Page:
In a large mixing bowl add 2 cups of flour. Add the salt and mix well. (If making the savoury variation, also add the cheese, garlic and onion powder.)

Add the proofed yeast, oil or melted butter and beaten egg and stir with a large wooden spoon until you’ve got a smooth batter.

Add, the rest of the flour, 1/4 cup at a time, until you can no longer stir the batter and it starts to pull away from the edge, forming a ball. You want a soft but not sticky dough. Depending on the humidity you should have about 1/4 cup of flour left.

Cover the bowl, place in a warm spot, and let rest for about 10 minutes. (I just left the ball of dough on a sprinkling of flour on the kneading surface and covered it with the overturned bowl I’d made the dough in.)

Shape the dough into 8 (or 12 balls), flatten so they’re about 4 inches in diameter and place into a lightly oiled 9 inch x 13 inch baking pan. For 12 buns you’ll need a second baking pan. If you have a half sheet pan, you can spread out 8 buns on it with a parchment paper on the bottom. You won’t need to oil the pan in that case. Cover the pan with a clean towel and let sit for 10-12 minutes.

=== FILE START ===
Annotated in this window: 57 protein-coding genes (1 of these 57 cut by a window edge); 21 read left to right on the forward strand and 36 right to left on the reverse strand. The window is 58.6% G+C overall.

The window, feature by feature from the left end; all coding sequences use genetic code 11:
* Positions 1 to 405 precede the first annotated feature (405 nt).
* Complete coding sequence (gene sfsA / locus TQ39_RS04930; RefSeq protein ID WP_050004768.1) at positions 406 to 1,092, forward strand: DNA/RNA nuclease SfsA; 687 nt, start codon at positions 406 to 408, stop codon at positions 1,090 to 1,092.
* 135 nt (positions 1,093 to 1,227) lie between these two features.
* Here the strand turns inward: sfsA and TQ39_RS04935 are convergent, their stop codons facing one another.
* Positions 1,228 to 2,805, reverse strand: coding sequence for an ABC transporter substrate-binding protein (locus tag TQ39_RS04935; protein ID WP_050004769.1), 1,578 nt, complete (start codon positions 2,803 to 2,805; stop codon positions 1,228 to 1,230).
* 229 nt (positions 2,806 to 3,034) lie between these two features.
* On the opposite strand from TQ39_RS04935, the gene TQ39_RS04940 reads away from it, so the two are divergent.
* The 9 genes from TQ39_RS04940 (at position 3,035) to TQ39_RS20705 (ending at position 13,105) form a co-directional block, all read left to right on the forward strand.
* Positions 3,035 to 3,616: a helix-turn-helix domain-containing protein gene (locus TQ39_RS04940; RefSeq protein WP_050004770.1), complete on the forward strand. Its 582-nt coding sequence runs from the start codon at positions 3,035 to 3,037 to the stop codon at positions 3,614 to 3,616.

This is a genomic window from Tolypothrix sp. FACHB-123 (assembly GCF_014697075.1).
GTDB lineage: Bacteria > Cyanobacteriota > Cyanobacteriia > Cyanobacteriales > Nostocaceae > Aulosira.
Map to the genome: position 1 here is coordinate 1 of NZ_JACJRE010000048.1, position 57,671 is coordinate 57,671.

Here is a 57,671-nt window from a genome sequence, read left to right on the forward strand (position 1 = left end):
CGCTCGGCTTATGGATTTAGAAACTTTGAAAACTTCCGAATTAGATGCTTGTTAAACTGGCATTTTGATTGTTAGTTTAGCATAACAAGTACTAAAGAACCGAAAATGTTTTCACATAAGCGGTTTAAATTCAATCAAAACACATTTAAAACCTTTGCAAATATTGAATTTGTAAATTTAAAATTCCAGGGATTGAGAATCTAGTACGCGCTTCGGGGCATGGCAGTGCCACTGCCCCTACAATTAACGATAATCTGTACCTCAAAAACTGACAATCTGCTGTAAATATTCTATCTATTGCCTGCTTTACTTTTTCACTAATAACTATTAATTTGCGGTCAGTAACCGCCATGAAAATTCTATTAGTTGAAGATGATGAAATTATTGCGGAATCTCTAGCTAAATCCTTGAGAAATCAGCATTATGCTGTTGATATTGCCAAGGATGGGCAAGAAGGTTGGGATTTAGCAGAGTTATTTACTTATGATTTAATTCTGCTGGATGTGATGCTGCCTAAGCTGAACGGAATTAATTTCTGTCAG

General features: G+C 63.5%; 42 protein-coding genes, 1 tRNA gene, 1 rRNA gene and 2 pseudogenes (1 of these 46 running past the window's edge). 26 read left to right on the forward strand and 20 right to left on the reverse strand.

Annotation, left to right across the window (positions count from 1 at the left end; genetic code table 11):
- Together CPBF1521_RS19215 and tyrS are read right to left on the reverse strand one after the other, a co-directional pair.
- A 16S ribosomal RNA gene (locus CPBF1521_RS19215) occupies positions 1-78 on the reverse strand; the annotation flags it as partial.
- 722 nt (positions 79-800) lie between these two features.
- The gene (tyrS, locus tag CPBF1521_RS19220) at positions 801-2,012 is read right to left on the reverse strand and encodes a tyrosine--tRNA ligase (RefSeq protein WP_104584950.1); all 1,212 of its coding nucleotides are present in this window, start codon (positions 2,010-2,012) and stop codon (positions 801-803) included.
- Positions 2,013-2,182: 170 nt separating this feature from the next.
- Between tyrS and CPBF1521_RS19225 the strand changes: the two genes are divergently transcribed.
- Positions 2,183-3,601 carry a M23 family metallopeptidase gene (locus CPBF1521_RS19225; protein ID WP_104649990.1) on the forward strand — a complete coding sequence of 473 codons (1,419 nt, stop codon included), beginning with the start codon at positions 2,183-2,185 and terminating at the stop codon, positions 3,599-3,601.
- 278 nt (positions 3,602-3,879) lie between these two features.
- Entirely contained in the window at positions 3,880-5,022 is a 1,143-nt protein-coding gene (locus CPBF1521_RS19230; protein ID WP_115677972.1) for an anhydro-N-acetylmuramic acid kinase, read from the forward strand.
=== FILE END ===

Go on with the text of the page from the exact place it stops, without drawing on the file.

Sprinkle/mist water over the buns and then sprinkle some sesame or poppy seeds over the buns, if desired, as decoration.

Bake the buns for 12-14 minutes or until the top and bottom are browned and a gentle tap on the bottom sounds dull.

NOTE: For a glossy, brioche style look, instead of misting with water, brush the tops of the buns with the egg wash and sprinkle some sesame or poppy seeds over the buns. The buns in the picture above just had water brushed over them.